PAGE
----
TeamAsia family celebrating Next Level Experiences

TeamAsia celebrating Women’s Month by showing a sign of solidarity for equality

TeamAsia celebrating Women’s Month by showing a sign of solidarity for equality

TeamAsia’s 2019 Havana Nights Christmas Party

TeamAsia’s 2019 Havana Nights Christmas Party

TeamAsia’s Be Bright Family Photo

TeamAsia’s Be Bright Family Photo

keeping the fun

Keeping the fun through virtual lunchtime!

By: Jay Quilanita, Graphic Artist

The clock strikes 12. We know it’s lunch time again. Everyone is scramming! One by one, people are stepping away from their computers and getting ready to open their lunchboxes. Some of them will start running towards the pantry to secure the perfect seat to eat their perfect baon. The smell of savory dishes takes over on one side of the room while the aroma of creamy sauces lingers on the other. You hear laughs, loud voices from another room, and different dishes being passed around.The noise and commotion may be unpleasant to some people, but you don’t care because that’s how lunch time is supposed to be.

In TeamAsia, lunch time will always be a happy hour for everyone. It’s a time where we are able to take a break from work, a time to breath. It’s also the perfect time to enjoy the food you prepared or the meal you bought from a nearby store.

Ever since ECQ was implemented more than a month ago, a lot of TeamAsians have expressed how they missed eating together with their teams and being able to share what they have for their baon. But of course, TeamAsians love to eat and always get things done, so there’s no way this ECQ is going to stop us from doing what we love to do.

Every day, we have a pantry bantry, wherein various members of the team send out photos of their lunch via chat, some even send out their work in progress. We get to see different dishes, all equally appetizing. And by doing so, everyone feels like we’re all having lunch together, just like what we usually do inside the office. We get to see and taste (we let our imaginations go wild) what each TeamAsian is having for lunch. It’s like having a virtual pantry! Not only do we see scrumptious dishes, we also get to discover that a lot of TeamAsians have a passion for cooking.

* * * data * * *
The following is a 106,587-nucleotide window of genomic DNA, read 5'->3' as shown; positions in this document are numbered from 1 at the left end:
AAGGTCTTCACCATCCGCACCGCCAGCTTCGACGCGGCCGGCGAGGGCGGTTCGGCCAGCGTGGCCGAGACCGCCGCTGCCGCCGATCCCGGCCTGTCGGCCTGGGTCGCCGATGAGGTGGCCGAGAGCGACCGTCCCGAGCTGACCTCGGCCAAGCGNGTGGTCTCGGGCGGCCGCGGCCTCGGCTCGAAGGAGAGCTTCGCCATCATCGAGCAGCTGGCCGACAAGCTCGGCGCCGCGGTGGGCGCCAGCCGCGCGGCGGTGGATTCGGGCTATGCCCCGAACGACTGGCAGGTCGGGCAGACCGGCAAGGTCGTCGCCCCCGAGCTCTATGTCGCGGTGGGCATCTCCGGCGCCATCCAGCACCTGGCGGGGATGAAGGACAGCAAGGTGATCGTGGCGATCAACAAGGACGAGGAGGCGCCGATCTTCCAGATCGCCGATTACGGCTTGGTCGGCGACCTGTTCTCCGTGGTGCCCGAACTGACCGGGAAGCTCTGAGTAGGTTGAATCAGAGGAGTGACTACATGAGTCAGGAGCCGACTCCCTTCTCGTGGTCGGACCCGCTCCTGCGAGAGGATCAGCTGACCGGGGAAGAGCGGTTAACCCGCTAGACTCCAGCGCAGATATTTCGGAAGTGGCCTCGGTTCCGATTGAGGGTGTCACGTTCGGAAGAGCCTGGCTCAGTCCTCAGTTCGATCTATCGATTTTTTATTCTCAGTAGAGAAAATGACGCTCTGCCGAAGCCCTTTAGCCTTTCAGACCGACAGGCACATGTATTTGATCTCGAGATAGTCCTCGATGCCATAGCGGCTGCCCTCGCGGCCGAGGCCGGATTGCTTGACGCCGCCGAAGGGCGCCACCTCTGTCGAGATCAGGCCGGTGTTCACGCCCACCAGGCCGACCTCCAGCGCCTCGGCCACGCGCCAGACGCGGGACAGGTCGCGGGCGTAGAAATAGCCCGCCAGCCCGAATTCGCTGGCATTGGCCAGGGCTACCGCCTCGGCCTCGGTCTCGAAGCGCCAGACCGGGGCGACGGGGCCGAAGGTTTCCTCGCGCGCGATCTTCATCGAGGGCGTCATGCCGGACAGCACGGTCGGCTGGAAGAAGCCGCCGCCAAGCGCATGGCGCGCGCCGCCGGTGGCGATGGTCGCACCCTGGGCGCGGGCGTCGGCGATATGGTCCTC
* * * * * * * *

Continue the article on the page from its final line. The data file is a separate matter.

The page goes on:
Fried Tilapia

Fried Tilapia mixed with an experimental steak sauce by Jay Quilanita

Beef Caldereta

A savory lunch with Beef Caldereta x Fried Tanigue from Pam Jocson-Osasona

Lechong Paksiw

Truly Filipino lunch with Lechong Paksiw and Fried Dilis by J Darell Sapin

This habit of ours eases the feeling of missing everyone in the team. Our virtual lunchtime brings back that wonderful (almost nostalgic) feeling when the clock strikes 12 at the office and everyone heads towards the pantry. And even though we don’t have the opportunity to eat out together with our team right now, simply sending a photo of what we have for lunch makes us feel we aren’t miles apart and are still close with each other.

Healthy Dish

Healthy combination of fish, egg, and eggplant, with fried banana on the side from MIH.

Fried Fish

A classic combination of Fried Fish and Rice plus garlicky vinegar dip and even dessert by Hans Amancio

Pancit Canton ala MIH

Pancit Canton ala MIH

We still miss eating in the office pantry. We still miss having to share our baon with one another. We still miss having to talk about anything under the sun with each other while enjoying the comfort of our food. But as long as there’s a need to stay at home, when the clock says 12, virtual lunchtime will continue and the online fun won’t stop.

Making a productive remote internship work

Making a comprehensive remote internship work

by Mayren Guico, Karen Mantukay, and Riely Monte, Content Interns

An internship is a great opportunity to obtain work familiarity and knowledge. There may be times or changes that are new to us, but we use those moments to develop our character and ethics. It is more than learning how to make a good cup of coffee. It is a phase where an intern should learn how to discipline themselves, discover patience, utilize their strengths and reinforce their weaknesses.

The greatest challenge to our internship is probably the COVID-19 outbreak. As a precautionary measure, TeamAsia adopted a work-from-home scheme to guarantee the health and safety of its employees and that includes us interns. While we understand the situation and why the decision was made, working from home as interns is not easy as it seems. But thanks to technology, we have the tools we need to guide us to a productive and efficient remote internship experience.